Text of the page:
Alegerile parlamentare din 2021 în Republica Moldova -

Three years of Tarlev Government

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April 20, 2004
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On April 19 three years passed since Tarlev’s Government was sworn in. His ruling program “Economy’s revival — country’s revival” was aimed at solving three major issues outlined by President Voronin himself: Transdnistrian conflict, poverty reduction, and fighting corruption. Upon inauguration in office, Tarlev mentioned that a major condition towards enforcing the program was “efficient co-operation with all political forces and people of good faith”. In fact, after three years in power the ruling party has found itself on bad terms with all the parties having more or less considerable political weight. In the eyes of Communists, the only “friendly party” is the Democratic Agrarian Party, which in the past parliamentary elections gathered around 1% of the total votes cast. Accordingly, the failure of “efficient co-operation between political forces” has revealed Moldovan authorities’ inability to keep good ties with potential partners and opponents alike, both at home and abroad.

For this particular reason, after three years in power the problems outlined by the President are far from being settled. As if to underline this point, at the closing session of the Parliament winter series President said “now, Transdnistrian conflict settlement mood remains ornery”. Unfortunately, one may say so are the relationships with Moldova’s major partners — Romania and Russia.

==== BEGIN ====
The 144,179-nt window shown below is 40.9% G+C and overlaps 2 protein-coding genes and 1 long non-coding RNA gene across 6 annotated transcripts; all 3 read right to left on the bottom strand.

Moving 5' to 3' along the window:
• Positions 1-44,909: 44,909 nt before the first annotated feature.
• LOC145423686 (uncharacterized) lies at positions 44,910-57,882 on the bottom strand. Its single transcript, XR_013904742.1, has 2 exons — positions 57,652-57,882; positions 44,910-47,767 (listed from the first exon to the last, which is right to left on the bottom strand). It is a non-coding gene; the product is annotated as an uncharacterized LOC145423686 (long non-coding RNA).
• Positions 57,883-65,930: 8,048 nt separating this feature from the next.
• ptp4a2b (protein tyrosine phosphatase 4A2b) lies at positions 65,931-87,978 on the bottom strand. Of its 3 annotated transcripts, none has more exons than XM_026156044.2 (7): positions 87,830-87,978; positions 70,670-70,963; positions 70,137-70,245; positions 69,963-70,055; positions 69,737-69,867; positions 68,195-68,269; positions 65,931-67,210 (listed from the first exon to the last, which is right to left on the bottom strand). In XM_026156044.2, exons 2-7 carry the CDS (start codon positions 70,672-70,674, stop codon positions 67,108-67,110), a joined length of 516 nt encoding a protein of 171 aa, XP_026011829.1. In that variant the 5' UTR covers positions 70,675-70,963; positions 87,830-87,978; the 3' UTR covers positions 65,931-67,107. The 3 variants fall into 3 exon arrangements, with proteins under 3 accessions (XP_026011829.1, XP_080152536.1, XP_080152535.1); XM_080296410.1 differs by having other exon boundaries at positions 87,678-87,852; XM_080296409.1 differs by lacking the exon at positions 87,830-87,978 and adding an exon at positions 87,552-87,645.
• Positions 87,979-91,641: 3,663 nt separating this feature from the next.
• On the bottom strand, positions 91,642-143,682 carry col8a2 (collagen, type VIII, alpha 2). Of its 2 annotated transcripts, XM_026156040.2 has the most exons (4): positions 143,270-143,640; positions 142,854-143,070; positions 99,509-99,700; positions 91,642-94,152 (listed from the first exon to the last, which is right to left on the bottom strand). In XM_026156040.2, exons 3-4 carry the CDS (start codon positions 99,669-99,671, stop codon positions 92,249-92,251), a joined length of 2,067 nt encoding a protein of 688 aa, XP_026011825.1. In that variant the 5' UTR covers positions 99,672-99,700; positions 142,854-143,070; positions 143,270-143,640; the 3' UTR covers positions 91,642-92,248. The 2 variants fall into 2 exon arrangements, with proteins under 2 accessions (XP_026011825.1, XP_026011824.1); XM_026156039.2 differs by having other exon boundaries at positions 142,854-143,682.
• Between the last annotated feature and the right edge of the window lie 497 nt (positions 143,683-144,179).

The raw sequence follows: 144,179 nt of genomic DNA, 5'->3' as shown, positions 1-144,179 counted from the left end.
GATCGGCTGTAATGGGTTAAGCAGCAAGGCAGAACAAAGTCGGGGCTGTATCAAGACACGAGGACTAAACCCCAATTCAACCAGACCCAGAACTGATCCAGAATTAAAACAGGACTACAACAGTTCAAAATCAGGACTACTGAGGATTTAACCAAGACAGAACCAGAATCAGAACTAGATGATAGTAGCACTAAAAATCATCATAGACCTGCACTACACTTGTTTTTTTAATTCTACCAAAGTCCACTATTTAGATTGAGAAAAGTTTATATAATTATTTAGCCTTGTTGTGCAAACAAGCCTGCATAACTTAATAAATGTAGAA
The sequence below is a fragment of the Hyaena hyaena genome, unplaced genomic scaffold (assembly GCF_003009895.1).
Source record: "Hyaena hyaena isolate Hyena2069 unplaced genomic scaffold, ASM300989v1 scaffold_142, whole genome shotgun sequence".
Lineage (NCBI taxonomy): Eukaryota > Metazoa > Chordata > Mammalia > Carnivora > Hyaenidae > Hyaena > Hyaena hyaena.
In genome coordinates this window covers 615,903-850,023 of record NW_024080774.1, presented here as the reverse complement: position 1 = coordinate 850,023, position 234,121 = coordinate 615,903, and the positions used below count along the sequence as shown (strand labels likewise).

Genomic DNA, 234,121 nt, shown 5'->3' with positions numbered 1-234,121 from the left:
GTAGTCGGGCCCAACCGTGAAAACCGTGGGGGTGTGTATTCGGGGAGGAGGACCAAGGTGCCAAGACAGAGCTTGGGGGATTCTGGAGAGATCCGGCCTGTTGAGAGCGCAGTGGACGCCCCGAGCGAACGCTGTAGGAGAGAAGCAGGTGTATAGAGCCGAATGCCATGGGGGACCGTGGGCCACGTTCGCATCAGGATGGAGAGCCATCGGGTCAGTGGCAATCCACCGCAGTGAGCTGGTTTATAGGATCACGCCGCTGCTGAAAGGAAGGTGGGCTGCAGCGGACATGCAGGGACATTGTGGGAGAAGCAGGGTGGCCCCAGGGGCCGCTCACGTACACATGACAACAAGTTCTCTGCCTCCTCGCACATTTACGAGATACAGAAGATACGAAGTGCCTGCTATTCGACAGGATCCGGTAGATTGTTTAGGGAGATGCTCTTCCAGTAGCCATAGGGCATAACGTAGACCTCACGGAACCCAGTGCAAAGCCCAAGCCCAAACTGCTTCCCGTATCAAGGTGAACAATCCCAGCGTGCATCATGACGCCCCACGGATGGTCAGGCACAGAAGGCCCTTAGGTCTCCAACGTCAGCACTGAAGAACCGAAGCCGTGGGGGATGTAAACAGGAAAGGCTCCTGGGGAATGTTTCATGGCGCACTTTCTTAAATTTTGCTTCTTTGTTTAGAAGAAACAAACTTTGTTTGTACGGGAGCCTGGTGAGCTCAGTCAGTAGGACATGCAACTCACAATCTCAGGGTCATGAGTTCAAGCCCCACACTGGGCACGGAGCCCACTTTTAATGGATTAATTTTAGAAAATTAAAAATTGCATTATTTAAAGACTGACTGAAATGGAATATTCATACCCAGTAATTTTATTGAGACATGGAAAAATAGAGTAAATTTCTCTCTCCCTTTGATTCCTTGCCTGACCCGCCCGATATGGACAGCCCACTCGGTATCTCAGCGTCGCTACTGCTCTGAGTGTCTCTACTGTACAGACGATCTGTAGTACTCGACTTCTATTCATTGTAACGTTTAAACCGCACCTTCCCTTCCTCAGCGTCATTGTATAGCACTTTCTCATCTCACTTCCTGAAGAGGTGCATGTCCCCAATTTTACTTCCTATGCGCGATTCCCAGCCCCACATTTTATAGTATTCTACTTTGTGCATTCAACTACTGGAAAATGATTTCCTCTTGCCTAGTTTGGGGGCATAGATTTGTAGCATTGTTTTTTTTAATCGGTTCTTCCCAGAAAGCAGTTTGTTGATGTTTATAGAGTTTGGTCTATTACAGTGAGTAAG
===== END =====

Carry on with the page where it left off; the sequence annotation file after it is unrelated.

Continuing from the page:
Settling yet another strategic goal — poverty reduction — has been undermined by the Government’s failure to get on better terms with international financial institutions. This has also thwarted foreign debt servicing. As a result, last year alone Moldova had to spend 1/3 of its budget revenues on paying back foreign debt. Government has also reached a deadlock in developing the Poverty Reduction and Economic Growth Strategy, in work for three years now, as the approval of its final version is being constantly adjourned.

Noteworthy, previous Government headed by Dumitru Braghis adopted the National Program on Poverty Reduction back in June 2000. Backed by a raft of other measures that program has boosted a 1% economic growth. On top of that, the move alone has propelled Moldova’s human development index further upwards from the 104 to the 85th position among the 175 countries. And this amidst times when Moldova was struggling to get to grips with the 1998 Russian financial crisis.

Strangely enough, the efforts of the incumbent Government that reports a 7% economic growth for three years in a row now have had an opposite effect. They pushed the very same index (calculated by UN based on life expectancy, level of education and living standards) down by 23 points to the 108 position. Indeed there must be a reasonable explanation to this: either there is something wrong with Moldovan economic statistics data, or if there is indeed an economic growth then it rests on factors other than those improving living standards of ordinary people. If so, than what’s the use of economic growth, if it pushes human development index further downwards?